When looking at Latin America and the vegetable sector, we see that there are business opportunities in Argentina as well. Leontine Crisson explains that even though the crisis, highly impacted the population and poverty levels have risen, the food chains have done really well, showing the resilience for this sector. However, there are things to improve. It is a complex sector with great challenges in post - harvest and processing technology. In sum, she mentions that specialized producers in Argentina are in search of innovative logistic and sustainable solutions, while product safety and waste management are the key drivers towards improvement in the Argentine Horti value Chain.
Diana Frezza, MSc – Professor (Associate) of University of Buenos Aires shows that the country has 37 million cultivable hectares, but currently only 2 percent is used for the horticulture sector. 93 percent of the products grown in Argentina are sold in the country and the majority (75%) in green grocery (the remaining in the supermarket), but due to the pandemic, online sales increased. The main product sold is the potato (44%), followed by the tomato (12%) and union (11%). Only 7 percent (mostly chickpea, beans, onion, garlic, pea, potatoes and pumpkins) is being exported, mainly to Brazil (65%).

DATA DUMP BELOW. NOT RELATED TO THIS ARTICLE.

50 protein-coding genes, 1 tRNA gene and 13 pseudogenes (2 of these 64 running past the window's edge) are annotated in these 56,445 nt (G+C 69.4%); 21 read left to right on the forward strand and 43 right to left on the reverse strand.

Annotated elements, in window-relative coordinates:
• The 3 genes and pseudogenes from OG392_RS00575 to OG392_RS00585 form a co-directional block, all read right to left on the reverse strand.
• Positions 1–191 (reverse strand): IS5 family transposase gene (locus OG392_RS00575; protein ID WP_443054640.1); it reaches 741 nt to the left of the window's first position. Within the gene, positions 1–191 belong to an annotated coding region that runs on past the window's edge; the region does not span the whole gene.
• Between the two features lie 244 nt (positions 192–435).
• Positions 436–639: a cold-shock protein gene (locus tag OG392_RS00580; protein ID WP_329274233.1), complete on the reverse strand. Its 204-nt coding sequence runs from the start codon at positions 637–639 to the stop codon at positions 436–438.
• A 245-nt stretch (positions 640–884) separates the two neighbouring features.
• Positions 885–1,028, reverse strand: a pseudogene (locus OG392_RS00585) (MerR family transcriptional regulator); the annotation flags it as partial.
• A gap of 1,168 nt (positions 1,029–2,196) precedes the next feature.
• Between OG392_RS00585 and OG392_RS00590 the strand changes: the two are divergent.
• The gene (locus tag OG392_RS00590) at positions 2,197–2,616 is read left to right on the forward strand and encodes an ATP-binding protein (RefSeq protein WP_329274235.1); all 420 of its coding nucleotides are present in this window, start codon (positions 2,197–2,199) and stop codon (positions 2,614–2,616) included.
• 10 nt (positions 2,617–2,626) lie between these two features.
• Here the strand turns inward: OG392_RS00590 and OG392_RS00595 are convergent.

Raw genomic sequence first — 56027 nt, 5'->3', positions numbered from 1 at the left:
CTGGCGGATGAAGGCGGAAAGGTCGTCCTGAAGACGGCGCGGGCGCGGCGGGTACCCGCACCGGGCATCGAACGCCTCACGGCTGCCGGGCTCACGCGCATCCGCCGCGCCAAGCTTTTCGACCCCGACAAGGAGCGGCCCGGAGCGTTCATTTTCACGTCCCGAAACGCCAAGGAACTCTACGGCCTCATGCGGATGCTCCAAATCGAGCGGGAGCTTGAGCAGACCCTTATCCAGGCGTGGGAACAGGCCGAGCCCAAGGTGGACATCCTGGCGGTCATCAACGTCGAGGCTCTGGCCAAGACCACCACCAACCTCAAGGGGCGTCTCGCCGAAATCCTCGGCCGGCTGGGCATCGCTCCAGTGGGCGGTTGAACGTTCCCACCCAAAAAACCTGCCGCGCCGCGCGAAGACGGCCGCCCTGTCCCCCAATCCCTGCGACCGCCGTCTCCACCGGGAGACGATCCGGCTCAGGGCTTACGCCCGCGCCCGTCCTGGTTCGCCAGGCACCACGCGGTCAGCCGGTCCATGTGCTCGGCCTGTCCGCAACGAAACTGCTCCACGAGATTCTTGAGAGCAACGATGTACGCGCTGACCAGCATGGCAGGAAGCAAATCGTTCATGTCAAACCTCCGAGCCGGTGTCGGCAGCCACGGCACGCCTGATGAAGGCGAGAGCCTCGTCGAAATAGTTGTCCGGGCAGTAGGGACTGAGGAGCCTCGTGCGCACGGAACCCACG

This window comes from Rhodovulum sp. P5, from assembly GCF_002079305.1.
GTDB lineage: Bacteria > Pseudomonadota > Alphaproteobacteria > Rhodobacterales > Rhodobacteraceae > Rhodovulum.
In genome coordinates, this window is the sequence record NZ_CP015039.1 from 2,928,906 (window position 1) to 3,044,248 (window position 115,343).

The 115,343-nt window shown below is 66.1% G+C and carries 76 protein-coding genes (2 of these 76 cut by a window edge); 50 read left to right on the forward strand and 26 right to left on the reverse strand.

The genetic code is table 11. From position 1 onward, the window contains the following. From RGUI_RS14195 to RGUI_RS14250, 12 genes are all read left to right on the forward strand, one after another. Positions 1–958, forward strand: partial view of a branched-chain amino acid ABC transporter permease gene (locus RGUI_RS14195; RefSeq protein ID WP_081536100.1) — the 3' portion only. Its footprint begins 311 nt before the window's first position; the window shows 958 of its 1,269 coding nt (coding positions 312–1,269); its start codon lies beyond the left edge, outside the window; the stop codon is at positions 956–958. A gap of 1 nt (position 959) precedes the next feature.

When looking at the production, around 7,000 ha is under greenhouse. The farmer size is small and medium and family type. The tech is medium and low - most are wooden greenhouses with plastic cover.
Even though there is much to gain regarding the greenhouse techniques, Frezza does not expect the growers to invest in new and more high tech techniques in the near future, due to the social economic circumstances. "High tech is too soon for Argentina", she says. However downsized and easy to use tech may have an future.